I do sociology in school, and for one of our internal assessments we have what is called a ‘book project’: you read one of the prescribed books and try to make connections with sociological theories/concepts learnt in class.
When the teacher brought the books to class, I felt the familiar thrill I get when I see new and colourful books. We were given a chance to skim through as many of the books as we could before indicating our preferred choices. I choose three of them: David Davidar’s House of Blue Mangoes, Pankaj Sekhsaria’s Last Wave and Pico Iyer’s Video Night in Kathmandu, though I would have been happy to read all of them.
I was assigned Video Night in Kathmandu and I just finished reading it. I really enjoyed the book though there was the constant pressure of it being an academic endeavor and my eagerness to finish the project before others did.
The book is set in the period of 1984-85, chronicling Iyer’s experiences and observations on his travels to different Asian countries and places: Bali, Nepal, Tibet, China, Philippines, Bangkok, Hong Kong, India and Japan. The book mainly concentrates on the interplay of West and East and the resulting aspirations and ambiguities. It also describes the social conditions of various nations in this time period.
Iyer’s amazing skills of observation, sharp, sensitive writing and a dash of humor and emotion make this book the masterpiece it is. He captures the nuances of events and conversations brilliantly. The balance between the three ways through which information is conveyed in this book: descriptions, interactions and reflections is maintained quite well, ensuring that it remains engaging throughout.
I was very disturbed my some of the images Iyer brought alive: The mysterious and widespread prostitution of Bangkok; the ragged poverty and destitution of Manila and the chilling perfectionism and artificiality of Japan. The portrayal of India as a land of mainly superhero movies with no logic was a little slighting. I reassured myself that all of the above were the situations of 1985 and no doubt there had been progress.
All of the characters are common people from different backgrounds and their stories lend authenticity to this book. Quite a few of them stay with the reader afterwards, like Susie, a bar receptionist who desperately wants to pursue higher studies while maintaining her virginity, Maung-Maung, a rickshaw driver who is too good for his surroundings, and Ead, who struggles with the mental battle between her morality and economic pressures.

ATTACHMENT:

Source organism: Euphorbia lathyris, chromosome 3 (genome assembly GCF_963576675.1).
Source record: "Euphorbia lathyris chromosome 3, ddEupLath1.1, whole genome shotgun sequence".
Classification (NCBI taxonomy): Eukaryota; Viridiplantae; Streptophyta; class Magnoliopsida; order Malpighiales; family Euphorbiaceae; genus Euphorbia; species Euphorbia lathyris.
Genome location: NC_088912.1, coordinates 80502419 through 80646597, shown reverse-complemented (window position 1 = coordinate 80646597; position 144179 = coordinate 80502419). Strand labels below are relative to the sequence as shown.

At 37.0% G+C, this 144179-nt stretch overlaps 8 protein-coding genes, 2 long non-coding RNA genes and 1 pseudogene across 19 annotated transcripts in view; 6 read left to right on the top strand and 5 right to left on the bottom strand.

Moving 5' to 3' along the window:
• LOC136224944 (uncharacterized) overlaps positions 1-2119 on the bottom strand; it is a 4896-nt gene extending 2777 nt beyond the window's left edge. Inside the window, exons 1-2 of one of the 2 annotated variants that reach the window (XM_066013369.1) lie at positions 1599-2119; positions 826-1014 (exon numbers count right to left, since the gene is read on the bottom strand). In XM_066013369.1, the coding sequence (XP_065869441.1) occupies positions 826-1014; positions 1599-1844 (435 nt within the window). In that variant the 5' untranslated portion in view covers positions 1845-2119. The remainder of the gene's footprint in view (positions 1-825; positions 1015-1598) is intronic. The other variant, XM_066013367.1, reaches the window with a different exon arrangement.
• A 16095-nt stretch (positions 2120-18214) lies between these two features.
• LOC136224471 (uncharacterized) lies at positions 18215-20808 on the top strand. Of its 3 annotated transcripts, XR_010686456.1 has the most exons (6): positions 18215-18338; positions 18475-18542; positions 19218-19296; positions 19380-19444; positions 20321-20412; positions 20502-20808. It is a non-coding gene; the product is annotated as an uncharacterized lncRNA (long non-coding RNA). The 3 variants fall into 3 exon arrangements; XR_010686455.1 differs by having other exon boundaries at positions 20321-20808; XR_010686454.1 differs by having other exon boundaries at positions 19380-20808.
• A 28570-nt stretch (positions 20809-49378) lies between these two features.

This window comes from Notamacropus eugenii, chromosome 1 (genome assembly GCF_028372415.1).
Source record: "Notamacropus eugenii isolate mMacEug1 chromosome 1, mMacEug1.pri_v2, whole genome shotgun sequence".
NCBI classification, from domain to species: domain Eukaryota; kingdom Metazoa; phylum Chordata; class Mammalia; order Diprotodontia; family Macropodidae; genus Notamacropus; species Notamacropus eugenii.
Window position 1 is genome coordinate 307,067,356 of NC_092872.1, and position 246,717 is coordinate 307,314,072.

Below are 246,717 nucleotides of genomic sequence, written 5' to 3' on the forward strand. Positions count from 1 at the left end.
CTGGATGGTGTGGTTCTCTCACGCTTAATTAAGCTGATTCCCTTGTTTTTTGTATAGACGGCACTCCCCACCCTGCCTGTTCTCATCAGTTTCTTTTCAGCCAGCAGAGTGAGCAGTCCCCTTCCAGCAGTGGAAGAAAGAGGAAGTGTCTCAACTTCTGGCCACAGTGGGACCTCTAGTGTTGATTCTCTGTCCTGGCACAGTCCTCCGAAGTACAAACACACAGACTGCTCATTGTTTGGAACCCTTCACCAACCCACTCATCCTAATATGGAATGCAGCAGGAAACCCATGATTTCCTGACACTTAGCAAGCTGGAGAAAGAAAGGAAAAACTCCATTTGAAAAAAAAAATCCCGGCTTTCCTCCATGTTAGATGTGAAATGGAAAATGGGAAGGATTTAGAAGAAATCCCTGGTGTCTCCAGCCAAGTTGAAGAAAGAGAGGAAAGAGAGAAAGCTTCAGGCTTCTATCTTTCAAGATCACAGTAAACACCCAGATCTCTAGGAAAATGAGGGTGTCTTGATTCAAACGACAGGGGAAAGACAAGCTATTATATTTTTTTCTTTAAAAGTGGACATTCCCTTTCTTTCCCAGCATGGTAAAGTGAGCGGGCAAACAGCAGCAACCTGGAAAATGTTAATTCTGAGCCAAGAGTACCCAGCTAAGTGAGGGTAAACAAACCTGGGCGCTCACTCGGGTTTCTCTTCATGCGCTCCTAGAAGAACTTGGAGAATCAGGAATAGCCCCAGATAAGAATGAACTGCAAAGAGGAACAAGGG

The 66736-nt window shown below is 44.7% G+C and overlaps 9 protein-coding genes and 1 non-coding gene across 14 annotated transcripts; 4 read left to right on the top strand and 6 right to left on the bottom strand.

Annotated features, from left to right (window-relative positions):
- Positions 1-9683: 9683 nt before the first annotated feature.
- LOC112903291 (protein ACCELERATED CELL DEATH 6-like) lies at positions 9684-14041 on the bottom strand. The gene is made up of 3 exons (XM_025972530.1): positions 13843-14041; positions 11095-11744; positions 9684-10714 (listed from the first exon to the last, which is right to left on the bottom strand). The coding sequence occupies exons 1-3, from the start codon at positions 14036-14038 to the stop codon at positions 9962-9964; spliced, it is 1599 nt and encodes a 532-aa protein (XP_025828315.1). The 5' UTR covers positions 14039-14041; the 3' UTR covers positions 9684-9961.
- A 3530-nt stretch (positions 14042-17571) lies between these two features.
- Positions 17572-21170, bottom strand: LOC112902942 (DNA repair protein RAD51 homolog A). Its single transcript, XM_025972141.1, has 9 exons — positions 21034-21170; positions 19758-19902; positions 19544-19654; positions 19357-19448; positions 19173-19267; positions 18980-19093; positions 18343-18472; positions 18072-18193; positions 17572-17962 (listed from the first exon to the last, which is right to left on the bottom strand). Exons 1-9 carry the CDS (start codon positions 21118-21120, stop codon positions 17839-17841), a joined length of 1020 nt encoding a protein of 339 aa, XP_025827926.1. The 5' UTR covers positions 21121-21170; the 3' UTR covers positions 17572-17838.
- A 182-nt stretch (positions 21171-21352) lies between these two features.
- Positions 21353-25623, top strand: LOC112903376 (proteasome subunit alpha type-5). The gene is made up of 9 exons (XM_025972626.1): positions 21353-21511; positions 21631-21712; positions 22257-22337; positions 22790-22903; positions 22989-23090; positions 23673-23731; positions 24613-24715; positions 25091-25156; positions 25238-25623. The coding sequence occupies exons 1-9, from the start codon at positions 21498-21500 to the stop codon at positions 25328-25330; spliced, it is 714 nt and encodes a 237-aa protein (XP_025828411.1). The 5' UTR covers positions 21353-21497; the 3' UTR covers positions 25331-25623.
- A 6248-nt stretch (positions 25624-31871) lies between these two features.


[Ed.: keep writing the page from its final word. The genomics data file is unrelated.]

Iyer describes the impressions he is left with in a remarkable way with beautiful language that makes the reader reflect . I loved in particular his lyrical description of Japan and how he portrays in a lighthearted way, the conundrum, and family ties of India.
The troubles he faces as a traveler are expressed in words that reek of acerbic humor, which works well in making the flow lively Quite a few of his observations are thought-provoking: for example, he says that after returning home, he was the one who felt homesick at the thought of the East, while the citizens there could never let go of the West; and how the East sells its own modified versions of the West back to the West itself.
Iyer’s prose appeals to the visual, auditory and tactile senses, making it easy for the reader to imagine the environments or situations he finds himself in.
I would describe this book as a roller coaster ride, filled with thought and colour. I was also delighted when I found out that Iyer was born and studied in Oxford.